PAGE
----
Additional Information Requested Following Hearing on Onshore Oil and Gas Leasing
EMD-80-121: Published: Sep 26, 1980. Publicly Released: Sep 26, 1980.
- Full Report:
GAO was asked to provide additional information following a congressional hearing on onshore oil and gas leasing.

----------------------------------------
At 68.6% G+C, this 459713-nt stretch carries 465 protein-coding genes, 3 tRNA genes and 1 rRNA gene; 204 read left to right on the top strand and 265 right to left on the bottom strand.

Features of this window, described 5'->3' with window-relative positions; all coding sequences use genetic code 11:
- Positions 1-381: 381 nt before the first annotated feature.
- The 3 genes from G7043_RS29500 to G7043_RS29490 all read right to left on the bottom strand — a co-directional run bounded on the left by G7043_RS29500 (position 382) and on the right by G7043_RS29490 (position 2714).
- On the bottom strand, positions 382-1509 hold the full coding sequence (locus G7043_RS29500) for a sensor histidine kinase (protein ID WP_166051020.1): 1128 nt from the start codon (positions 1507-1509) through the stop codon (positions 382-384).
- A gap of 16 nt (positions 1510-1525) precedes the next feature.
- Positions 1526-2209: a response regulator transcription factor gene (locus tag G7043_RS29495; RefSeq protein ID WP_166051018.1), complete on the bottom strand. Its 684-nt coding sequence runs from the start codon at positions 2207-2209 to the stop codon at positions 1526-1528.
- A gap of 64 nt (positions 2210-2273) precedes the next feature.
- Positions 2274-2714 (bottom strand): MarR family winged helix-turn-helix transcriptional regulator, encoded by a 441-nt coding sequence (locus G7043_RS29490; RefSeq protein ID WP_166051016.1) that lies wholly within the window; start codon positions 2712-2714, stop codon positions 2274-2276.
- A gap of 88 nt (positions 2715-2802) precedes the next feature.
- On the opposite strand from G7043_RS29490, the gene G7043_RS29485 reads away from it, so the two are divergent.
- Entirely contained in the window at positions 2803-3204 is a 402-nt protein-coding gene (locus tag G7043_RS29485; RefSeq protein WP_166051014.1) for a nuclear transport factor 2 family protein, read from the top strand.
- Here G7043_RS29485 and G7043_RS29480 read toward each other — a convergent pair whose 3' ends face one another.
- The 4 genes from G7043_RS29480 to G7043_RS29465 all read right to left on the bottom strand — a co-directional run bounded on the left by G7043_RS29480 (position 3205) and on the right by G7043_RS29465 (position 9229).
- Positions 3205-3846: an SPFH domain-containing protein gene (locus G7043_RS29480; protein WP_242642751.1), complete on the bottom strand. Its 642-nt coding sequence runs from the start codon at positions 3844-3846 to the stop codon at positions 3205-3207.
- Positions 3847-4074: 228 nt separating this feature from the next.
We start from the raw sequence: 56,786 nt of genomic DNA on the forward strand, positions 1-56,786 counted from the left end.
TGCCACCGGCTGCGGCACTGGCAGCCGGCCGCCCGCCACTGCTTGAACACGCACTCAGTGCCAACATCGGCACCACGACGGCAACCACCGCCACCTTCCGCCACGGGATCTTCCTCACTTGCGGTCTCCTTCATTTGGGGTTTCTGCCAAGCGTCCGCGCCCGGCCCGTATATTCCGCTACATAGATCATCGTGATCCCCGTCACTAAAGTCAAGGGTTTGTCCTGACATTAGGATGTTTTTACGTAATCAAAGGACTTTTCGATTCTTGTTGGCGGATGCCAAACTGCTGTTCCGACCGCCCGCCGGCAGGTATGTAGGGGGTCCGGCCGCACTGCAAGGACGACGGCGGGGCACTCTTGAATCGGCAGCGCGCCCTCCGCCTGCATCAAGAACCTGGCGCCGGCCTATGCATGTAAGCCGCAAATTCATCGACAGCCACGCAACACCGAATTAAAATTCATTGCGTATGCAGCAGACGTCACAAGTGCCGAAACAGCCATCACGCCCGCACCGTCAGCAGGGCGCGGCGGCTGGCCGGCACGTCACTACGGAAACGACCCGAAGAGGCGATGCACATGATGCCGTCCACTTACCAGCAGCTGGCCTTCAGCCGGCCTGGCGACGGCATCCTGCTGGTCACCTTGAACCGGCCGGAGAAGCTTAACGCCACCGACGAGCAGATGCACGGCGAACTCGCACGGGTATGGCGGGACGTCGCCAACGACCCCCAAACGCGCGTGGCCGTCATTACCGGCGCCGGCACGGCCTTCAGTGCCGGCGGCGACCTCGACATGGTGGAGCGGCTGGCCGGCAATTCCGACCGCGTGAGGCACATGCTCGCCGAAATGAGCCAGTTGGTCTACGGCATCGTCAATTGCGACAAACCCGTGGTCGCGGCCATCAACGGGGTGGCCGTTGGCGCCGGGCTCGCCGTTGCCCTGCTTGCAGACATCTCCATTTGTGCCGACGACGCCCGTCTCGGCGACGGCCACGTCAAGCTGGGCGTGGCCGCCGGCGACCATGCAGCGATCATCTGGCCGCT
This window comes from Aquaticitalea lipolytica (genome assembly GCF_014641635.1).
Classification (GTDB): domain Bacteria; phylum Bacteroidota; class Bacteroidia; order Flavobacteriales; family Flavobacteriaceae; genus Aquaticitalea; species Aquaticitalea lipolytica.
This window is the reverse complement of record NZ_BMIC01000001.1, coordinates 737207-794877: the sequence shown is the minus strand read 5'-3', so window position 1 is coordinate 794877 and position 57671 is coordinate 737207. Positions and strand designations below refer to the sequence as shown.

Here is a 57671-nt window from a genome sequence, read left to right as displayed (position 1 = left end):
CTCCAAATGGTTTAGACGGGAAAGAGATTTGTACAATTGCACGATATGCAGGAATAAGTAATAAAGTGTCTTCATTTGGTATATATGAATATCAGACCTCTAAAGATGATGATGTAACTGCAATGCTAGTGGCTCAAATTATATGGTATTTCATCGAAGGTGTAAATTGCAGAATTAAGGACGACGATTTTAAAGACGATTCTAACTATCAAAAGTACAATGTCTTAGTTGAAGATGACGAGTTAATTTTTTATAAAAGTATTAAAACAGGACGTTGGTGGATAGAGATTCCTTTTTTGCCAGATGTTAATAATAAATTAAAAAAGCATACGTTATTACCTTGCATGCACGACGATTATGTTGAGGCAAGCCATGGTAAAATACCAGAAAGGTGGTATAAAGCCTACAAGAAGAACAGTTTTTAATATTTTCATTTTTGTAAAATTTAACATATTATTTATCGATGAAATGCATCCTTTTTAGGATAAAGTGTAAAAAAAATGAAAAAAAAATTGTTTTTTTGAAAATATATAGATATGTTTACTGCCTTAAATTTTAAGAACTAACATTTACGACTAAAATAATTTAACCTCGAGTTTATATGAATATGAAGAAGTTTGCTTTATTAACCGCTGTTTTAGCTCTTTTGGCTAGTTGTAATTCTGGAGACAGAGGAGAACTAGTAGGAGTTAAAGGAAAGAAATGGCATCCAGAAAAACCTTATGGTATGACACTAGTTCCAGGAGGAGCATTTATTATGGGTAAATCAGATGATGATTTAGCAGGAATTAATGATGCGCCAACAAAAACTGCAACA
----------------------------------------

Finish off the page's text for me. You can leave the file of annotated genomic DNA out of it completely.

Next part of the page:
One area of concern was what administrative or regulatory changes would be appropriate for the onshore oil and gas leasing system. A recent GAO report recommended certain actions to tighten controls to eliminate the possibility of the lottery drawings being manipulated. If increased revenues are sought, they would likely come from rents, royalties, filing fees, or bids. Changes which would be directed at increasing production would consist of actions to reduce producer cost, increase land availability, eliminate disincentives or provide incentives to the producer, or mandate diligent development by the producer. There was also concern as to the number of noncompetitive leases that are producing, and the number of acres that have not been producing for many years. Some noncompetitive leases might draw significantly higher sums through competitive bidding, but competitive bidding is no guarantee of large receipts. Competitive tracts have known previous production, so they are often leased for enhanced recovery. The higher potential land, while highly speculative, is now probably being leased noncompetitively. The last area of concern was the success of the independent under the alternative bidding systems used in Outer Continental Shelf leasing. The limited analysis by GAO of the systems indicated little success so far in attracting greater participation by the independents. A sliding scale royalty was established to encourage small company participation, but the analysis indicated that the smaller companies favored the fixed royalty.